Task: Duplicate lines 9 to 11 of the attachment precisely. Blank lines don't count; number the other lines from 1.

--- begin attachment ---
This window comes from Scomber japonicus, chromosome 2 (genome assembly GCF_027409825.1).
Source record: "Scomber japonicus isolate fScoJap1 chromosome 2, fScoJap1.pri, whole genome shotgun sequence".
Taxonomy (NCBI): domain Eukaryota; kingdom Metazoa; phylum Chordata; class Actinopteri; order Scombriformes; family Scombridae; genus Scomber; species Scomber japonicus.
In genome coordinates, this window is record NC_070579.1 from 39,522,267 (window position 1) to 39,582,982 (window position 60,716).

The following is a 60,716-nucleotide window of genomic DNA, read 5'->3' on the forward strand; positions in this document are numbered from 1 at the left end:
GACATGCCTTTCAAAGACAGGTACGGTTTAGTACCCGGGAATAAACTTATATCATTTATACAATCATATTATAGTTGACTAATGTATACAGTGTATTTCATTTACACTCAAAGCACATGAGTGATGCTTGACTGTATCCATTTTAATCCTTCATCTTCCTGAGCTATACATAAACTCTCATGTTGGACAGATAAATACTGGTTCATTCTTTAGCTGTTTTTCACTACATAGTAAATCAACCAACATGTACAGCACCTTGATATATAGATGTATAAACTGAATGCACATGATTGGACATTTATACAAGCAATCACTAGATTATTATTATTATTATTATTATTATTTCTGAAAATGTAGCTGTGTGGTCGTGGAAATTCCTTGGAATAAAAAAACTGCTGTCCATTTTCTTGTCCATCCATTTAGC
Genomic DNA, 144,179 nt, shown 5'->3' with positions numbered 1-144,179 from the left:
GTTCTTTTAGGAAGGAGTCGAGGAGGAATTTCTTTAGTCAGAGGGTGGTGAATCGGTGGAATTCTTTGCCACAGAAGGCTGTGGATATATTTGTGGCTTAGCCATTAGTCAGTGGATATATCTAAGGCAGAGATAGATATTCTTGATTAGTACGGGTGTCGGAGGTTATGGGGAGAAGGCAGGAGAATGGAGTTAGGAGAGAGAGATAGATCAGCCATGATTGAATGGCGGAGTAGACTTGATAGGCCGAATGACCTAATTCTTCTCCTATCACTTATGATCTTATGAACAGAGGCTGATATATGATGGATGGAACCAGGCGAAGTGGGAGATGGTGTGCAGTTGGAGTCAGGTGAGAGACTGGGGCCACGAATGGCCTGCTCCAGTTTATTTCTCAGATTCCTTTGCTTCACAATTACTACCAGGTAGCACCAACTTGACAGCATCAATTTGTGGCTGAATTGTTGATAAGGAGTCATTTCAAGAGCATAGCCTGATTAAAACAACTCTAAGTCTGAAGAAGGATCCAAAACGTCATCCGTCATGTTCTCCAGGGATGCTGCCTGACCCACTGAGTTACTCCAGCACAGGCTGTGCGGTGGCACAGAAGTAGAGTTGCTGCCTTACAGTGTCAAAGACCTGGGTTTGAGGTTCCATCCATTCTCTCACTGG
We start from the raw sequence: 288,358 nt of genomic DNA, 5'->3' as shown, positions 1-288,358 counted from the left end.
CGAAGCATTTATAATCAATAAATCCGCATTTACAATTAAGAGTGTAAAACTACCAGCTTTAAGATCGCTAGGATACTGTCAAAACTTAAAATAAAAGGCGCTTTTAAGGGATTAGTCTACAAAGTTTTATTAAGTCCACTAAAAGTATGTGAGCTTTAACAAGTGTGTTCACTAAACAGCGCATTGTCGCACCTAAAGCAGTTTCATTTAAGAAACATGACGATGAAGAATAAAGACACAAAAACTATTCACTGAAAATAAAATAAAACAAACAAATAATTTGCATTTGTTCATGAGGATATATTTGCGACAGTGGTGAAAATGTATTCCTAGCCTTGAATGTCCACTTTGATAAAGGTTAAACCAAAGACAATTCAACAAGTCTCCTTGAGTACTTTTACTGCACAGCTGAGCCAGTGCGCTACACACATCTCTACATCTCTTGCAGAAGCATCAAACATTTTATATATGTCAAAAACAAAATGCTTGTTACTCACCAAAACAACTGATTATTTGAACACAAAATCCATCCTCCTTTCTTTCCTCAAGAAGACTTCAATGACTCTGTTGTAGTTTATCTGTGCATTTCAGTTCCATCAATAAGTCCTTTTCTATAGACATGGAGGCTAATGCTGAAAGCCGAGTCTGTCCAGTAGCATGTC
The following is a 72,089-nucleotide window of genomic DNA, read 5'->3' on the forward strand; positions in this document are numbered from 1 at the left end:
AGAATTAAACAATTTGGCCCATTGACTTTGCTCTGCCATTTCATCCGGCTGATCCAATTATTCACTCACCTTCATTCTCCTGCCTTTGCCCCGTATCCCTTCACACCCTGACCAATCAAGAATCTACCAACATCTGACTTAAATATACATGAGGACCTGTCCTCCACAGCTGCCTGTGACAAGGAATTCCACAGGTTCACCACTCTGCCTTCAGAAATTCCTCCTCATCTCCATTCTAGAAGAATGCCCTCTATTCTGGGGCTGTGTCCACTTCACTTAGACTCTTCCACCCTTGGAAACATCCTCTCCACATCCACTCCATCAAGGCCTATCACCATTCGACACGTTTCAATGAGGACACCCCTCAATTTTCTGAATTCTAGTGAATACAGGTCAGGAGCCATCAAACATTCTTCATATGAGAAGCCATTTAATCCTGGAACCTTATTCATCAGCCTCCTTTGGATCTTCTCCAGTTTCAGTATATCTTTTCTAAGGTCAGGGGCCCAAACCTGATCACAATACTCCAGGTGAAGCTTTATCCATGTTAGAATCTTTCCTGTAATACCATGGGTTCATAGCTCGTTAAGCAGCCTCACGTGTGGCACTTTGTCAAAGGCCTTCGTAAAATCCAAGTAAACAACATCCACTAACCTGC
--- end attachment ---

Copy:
We start from the raw sequence: 288,358 nt of genomic DNA, 5'->3' as shown, positions 1-288,358 counted from the left end.
CGAAGCATTTATAATCAATAAATCCGCATTTACAATTAAGAGTGTAAAACTACCAGCTTTAAGATCGCTAGGATACTGTCAAAACTTAAAATAAAAGGCGCTTTTAAGGGATTAGTCTACAAAGTTTTATTAAGTCCACTAAAAGTATGTGAGCTTTAACAAGTGTGTTCACTAAACAGCGCATTGTCGCACCTAAAGCAGTTTCATTTAAGAAACATGACGATGAAGAATAAAGACACAAAAACTATTCACTGAAAATAAAATAAAACAAACAAATAATTTGCATTTGTTCATGAGGATATATTTGCGACAGTGGTGAAAATGTATTCCTAGCCTTGAATGTCCACTTTGATAAAGGTTAAACCAAAGACAATTCAACAAGTCTCCTTGAGTACTTTTACTGCACAGCTGAGCCAGTGCGCTACACACATCTCTACATCTCTTGCAGAAGCATCAAACATTTTATATATGTCAAAAACAAAATGCTTGTTACTCACCAAAACAACTGATTATTTGAACACAAAATCCATCCTCCTTTCTTTCCTCAAGAAGACTTCAATGACTCTGTTGTAGTTTATCTGTGCATTTCAGTTCCATCAATAAGTCCTTTTCTATAGACATGGAGGCTAATGCTGAAAGCCGAGTCTGTCCAGTAGCATGTC
The following is a 72,089-nucleotide window of genomic DNA, read 5'->3' on the forward strand; positions in this document are numbered from 1 at the left end: